SAN ANTONIO – An incredible technological idea could change the way we see our roadways thanks to an engineering team at UTSA whose project has landed it a $1.32 million contract with the Texas Department of Transportation.
Most people don't see traffic as a positive thing, but UTSA engineering professor Samer Dessouky feels differently.
"What if we could make the roads to generate their own revenue?" Dessouky said.
He's working on that now by creating technology that would harvest energy from high-traffic roads. The prototype in his lab shows how it would work.
The top part is a layer of asphalt that cars would drive on. Underneath that is the device he and a group of students are building, which could be installed below the roads.
"That's why you won't feel it and you won't see it, because we drive right here on top of the road," he said. "Once the load that comes from the wheel or tires is applied over the devices, it activates sensors, which activate electric voltage. This electric voltage we could use and harvest through wires to charge batteries."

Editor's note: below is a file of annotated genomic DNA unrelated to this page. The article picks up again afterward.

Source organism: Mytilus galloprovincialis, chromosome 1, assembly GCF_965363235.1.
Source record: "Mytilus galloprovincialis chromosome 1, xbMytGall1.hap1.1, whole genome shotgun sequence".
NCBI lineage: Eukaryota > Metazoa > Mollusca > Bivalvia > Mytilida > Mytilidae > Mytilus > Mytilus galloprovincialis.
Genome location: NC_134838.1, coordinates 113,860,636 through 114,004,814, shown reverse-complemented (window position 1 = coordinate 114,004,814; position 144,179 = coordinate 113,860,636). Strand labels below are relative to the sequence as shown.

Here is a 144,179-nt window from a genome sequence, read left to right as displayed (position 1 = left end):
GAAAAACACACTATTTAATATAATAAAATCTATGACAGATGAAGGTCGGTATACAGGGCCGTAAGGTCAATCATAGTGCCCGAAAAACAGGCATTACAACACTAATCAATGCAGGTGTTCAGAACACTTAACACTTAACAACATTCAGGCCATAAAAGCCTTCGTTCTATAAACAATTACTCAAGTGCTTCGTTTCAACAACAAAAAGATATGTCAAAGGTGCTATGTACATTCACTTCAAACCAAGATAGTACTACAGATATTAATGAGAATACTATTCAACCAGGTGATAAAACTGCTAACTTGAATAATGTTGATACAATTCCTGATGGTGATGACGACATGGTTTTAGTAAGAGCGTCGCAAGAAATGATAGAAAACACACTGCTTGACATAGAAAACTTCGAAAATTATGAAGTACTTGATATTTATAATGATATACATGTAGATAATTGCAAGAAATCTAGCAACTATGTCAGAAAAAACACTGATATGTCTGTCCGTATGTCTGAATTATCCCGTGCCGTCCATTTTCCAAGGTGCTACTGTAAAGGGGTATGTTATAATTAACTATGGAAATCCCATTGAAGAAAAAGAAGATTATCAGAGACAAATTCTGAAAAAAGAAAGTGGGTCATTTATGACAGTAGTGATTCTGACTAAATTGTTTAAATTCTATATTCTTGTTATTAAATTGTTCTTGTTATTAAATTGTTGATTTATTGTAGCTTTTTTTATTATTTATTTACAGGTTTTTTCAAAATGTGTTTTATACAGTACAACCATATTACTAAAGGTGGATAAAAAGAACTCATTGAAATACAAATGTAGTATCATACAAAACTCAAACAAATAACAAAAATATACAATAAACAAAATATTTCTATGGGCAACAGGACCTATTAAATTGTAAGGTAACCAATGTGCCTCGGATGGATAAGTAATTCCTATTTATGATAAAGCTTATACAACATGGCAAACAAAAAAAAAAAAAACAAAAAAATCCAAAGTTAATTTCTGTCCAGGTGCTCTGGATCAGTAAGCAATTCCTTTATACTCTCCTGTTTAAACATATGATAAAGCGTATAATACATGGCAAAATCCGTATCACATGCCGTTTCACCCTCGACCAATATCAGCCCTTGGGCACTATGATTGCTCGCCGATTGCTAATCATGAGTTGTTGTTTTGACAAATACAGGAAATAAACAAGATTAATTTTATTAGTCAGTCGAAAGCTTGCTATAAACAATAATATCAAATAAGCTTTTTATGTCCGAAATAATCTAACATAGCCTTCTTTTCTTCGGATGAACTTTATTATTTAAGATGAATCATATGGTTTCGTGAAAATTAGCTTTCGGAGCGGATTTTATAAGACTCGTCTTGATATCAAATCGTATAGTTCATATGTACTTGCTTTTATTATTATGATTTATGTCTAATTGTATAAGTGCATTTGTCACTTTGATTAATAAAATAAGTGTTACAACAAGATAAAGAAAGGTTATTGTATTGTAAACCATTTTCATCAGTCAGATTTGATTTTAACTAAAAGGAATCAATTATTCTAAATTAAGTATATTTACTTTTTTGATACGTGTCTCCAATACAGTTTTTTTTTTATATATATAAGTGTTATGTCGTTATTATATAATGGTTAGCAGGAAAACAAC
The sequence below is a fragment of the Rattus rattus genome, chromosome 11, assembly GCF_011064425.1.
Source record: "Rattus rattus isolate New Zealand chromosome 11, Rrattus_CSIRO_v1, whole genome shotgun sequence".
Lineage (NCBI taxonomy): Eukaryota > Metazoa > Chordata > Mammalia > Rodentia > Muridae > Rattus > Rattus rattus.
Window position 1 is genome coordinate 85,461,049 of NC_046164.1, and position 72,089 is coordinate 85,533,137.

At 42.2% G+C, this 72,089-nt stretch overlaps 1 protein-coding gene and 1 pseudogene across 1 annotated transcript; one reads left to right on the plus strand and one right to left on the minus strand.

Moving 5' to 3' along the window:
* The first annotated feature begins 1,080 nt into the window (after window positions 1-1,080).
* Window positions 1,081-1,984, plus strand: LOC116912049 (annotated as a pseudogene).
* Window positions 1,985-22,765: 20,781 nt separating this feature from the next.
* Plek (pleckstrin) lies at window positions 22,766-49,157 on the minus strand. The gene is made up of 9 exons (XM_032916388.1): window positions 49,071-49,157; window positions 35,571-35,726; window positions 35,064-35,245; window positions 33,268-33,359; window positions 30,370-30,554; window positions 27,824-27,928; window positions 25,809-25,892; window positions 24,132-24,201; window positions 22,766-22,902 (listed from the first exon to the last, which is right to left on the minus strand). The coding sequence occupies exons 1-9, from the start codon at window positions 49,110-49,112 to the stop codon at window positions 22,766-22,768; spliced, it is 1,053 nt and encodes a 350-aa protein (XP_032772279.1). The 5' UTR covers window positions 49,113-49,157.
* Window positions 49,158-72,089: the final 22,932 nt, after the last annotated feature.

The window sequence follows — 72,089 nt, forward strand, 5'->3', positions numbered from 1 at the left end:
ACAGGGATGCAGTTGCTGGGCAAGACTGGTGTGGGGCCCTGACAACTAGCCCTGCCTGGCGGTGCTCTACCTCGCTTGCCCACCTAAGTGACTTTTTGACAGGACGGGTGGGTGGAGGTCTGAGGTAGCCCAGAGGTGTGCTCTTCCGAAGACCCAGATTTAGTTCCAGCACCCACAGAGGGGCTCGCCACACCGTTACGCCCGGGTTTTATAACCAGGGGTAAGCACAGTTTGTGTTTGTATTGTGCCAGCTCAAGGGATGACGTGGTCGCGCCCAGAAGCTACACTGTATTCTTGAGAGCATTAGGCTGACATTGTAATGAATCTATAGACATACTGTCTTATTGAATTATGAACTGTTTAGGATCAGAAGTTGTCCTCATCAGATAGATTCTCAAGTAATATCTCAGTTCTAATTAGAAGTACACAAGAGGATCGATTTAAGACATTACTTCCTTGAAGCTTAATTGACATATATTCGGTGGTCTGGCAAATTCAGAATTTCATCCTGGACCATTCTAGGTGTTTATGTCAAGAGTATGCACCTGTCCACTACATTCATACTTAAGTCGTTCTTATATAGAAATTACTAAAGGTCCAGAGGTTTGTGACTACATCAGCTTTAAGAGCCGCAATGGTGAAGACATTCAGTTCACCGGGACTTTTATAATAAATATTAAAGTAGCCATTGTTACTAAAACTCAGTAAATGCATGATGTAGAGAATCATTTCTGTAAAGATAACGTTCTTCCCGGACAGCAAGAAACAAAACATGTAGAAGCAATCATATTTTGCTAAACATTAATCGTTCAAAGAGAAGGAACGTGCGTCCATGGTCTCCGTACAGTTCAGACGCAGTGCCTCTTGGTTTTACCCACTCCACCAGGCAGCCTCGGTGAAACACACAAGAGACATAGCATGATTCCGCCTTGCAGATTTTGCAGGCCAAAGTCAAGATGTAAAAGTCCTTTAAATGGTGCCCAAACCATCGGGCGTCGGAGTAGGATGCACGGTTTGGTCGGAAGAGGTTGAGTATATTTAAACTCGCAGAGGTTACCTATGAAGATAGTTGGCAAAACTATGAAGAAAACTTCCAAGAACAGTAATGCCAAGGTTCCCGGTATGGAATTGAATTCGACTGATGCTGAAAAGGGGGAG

Once that energy is stored it can be used for tons of things, like turning on street lights, traffic lights, billboards, warning systems or sensors. Dessouky hopes some day in the future these devices could even contribute to city energy grids.
It's a project that TxDOT just jumped on board with, signing a $1.32 million contract to build the devices.
Dessouky and his team of students will have until around August of 2016 to perfect the technology. Once it's finished, it will be tested on San Antonio's high-traffic roadways. If that is successful, Dessouky's technology could be placed in highways across the state.
When the time comes, the devices would be installed during regular road maintenance so as not to create extra construction.